HillRider is offline  
Old 06-04-22, 07:45 AM
  #3  
Barry2 
LR÷P=HR
 
Join Date: Sep 2019
Location: SF Bay Area
Posts: 1,545

Bikes: Holdsworth 1979 Special, C-dale 1993 MT3000 Tandem & 1996 F700CAD3, Cervelo 2022 R5 & 2018 R3, JustGo Runt, Ridley Oval, Kickr Bike 8-)

Mentioned: 1 Post(s)
Tagged: 0 Thread(s)
Quoted: 595 Post(s)
Liked 751 Times in 436 Posts
Find a better bike store.
Find one that at least wishes to see the bike before condemning the drivetrain to total replacement, and offering to sell the the parts and labor.

Barry
Barry2 is offline  
Old 06-04-22, 07:57 AM
  #4  
Crankycrank
Senior Member
 
Join Date: Jan 2009
Location: San Diego, CA
Posts: 3,109
Mentioned: 10 Post(s)
Tagged: 0 Thread(s)
Quoted: 666 Post(s)
Liked 655 Times in 497 Posts
There are many unknowns with your bike that we can't really comment on since you may just need an adjustment or a new chainring or chain or any number of other problems and options to fix them without spending huge dollars. I recommend looking for a Co-Op near you so they can help you sort this out and if you can identify the problems, we can help you deal with them such as finding the right parts and for less $$. Where are you located which also might get you some answers from someone nearby who can recommend a Co-Op or at least a good bike shop.
Crankycrank is offline  
Old 06-04-22, 08:17 AM
  #5  
Ross200
Junior Member
 
Join Date: Feb 2019
Posts: 135
Mentioned: 0 Post(s)
Tagged: 0 Thread(s)
Quoted: 45 Post(s)
Liked 35 Times in 30 Posts
+1 on a better bike shop. 9 speed triple drivetrain parts are still made and as available as anything else in the current market. The idea of charging extra is a big red flag for me.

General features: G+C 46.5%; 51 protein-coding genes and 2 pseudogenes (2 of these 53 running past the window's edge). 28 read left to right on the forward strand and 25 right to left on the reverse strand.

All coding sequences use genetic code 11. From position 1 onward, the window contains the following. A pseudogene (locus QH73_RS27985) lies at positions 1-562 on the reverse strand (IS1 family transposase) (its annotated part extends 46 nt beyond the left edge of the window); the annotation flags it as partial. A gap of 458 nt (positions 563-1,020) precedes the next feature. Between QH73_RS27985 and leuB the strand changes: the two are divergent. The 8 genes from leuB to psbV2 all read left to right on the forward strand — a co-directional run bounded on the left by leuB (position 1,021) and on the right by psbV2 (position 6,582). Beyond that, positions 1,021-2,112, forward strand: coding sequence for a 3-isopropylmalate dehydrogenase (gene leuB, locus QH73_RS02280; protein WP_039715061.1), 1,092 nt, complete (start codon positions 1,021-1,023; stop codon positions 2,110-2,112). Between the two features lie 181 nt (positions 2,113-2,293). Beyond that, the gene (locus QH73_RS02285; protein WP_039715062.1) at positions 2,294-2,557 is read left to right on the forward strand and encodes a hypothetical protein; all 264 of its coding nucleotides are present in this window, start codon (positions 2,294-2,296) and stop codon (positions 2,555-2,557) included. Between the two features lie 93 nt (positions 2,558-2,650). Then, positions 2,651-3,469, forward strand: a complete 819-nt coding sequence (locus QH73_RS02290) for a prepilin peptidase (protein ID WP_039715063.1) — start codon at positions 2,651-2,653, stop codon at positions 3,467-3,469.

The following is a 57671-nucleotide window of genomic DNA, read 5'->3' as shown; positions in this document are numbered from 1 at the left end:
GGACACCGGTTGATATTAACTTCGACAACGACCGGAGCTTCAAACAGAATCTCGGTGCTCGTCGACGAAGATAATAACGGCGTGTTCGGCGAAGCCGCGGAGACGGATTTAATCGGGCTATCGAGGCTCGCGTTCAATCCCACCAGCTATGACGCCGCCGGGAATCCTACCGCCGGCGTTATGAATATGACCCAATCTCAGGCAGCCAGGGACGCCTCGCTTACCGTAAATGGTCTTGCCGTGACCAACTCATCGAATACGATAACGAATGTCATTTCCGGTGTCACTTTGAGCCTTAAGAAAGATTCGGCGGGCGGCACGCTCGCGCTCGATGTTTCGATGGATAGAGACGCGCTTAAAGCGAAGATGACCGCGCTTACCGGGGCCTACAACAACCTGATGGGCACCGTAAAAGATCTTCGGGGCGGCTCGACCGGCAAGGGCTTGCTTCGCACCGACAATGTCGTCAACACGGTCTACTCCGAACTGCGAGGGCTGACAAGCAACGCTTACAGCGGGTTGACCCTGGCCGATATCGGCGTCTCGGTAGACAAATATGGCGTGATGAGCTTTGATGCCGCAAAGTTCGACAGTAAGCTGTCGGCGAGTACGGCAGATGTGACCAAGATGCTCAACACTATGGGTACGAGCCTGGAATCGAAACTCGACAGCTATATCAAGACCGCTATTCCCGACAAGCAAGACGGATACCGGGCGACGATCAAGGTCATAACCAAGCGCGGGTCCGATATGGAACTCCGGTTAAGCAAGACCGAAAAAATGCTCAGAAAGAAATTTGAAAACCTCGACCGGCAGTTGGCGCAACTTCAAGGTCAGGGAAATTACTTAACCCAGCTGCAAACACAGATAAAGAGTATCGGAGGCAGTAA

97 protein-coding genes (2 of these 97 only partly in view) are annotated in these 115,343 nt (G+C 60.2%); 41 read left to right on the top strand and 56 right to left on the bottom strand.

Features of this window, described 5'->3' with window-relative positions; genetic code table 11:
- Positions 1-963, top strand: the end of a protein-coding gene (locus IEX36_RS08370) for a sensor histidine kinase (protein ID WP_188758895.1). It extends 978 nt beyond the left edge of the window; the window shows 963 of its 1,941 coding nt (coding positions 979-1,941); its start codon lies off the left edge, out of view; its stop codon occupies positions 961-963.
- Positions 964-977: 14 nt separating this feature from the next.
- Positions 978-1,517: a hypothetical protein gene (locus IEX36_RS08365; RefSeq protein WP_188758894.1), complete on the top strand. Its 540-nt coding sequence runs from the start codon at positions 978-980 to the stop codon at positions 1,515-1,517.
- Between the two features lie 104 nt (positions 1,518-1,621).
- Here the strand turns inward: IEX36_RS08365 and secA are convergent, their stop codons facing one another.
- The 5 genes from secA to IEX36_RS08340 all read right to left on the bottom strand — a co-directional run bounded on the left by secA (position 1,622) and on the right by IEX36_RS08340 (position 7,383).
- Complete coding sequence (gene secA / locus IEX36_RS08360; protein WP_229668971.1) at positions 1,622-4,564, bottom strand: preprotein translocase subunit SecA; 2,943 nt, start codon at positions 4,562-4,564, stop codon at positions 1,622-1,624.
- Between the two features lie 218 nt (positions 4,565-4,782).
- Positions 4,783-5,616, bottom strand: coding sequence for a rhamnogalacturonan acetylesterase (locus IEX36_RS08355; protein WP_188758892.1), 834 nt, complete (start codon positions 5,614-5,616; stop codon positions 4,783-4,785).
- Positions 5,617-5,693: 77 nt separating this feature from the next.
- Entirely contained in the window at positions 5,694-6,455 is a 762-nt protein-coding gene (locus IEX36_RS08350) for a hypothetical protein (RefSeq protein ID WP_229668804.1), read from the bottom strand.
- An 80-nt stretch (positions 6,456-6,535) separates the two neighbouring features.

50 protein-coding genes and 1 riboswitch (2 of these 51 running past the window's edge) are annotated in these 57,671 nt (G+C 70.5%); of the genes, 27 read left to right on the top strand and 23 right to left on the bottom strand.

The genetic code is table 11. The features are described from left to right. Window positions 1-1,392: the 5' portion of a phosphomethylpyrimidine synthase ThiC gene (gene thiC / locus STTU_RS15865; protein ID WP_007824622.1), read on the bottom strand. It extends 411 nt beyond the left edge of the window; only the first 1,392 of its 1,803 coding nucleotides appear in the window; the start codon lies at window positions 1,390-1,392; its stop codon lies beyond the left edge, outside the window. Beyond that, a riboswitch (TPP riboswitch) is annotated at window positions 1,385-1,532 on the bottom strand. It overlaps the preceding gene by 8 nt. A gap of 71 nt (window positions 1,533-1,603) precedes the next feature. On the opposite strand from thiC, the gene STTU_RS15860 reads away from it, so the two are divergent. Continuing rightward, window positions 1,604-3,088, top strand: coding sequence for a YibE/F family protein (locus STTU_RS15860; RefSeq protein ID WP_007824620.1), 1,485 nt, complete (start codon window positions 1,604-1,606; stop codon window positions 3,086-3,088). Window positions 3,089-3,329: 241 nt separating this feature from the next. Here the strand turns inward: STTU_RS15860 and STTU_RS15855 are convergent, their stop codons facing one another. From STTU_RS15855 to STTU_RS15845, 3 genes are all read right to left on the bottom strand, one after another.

Ross200 is offline  
Likes For Ross200:
Old 06-05-22, 10:13 AM
  #6  
Storm Knight
Newbie
Thread Starter
 
Storm Knight's Avatar
 
Join Date: May 2022
Posts: 3
Mentioned: 0 Post(s)
Tagged: 0 Thread(s)
Quoted: 6 Post(s)
Likes: 0
Liked 0 Times in 0 Posts
Originally Posted by HillRider View Post
What are your current components? What crank and derailleurs? "Upgrading" to 10 speed is relatively straight forward but not real cheap as you would need at a minimum new shifters, cassette and chain if you were willing to keep the current triple crank and derailleurs. Going to 11-speed is a lot more expensive as you would need a new rear wheel, new derailleurs and probably a new crank as well as all of the above.

Perhaps all you really need are a new 9-speed cassette and chain and both are still readily available
Rear derailleur is Shimano 105. Rear cassette is a 9 speed. Front derailleur and brakes/shifters are Tiagra. Don't know model of front chainring (which is a triple), as there is nothing on it to indicate brand/model that I can see.
Storm Knight is offline  
Old 06-05-22, 10:13 AM
  #7  
RustyJames 
Senior Member
 
RustyJames's Avatar
 
Join Date: Mar 2021
Location: Beaverton, OR
Posts: 866

Bikes: You had me at rusty and Italian!!

Mentioned: 14 Post(s)
Tagged: 0 Thread(s)
Quoted: 336 Post(s)
Liked 515 Times in 291 Posts
I have a similar vintage Allez that I bought last year so I’m familiar with your bike. (Mine is an “Elite” so it is mostly Shimano 105 with an FSA Gossamer crankset.)

I think before you start throwing parts at your bike get a second and maybe a 3rd opinion. It could be as simple as a basic service will get your bike in shape.
RustyJames is offline  
Likes For RustyJames:
Old 06-05-22, 11:20 AM
  #8  
Storm Knight
Newbie
Thread Starter
 
Storm Knight's Avatar
 
Join Date: May 2022
Posts: 3
Mentioned: 0 Post(s)
Tagged: 0 Thread(s)
Quoted: 6 Post(s)
Likes: 0
Liked 0 Times in 0 Posts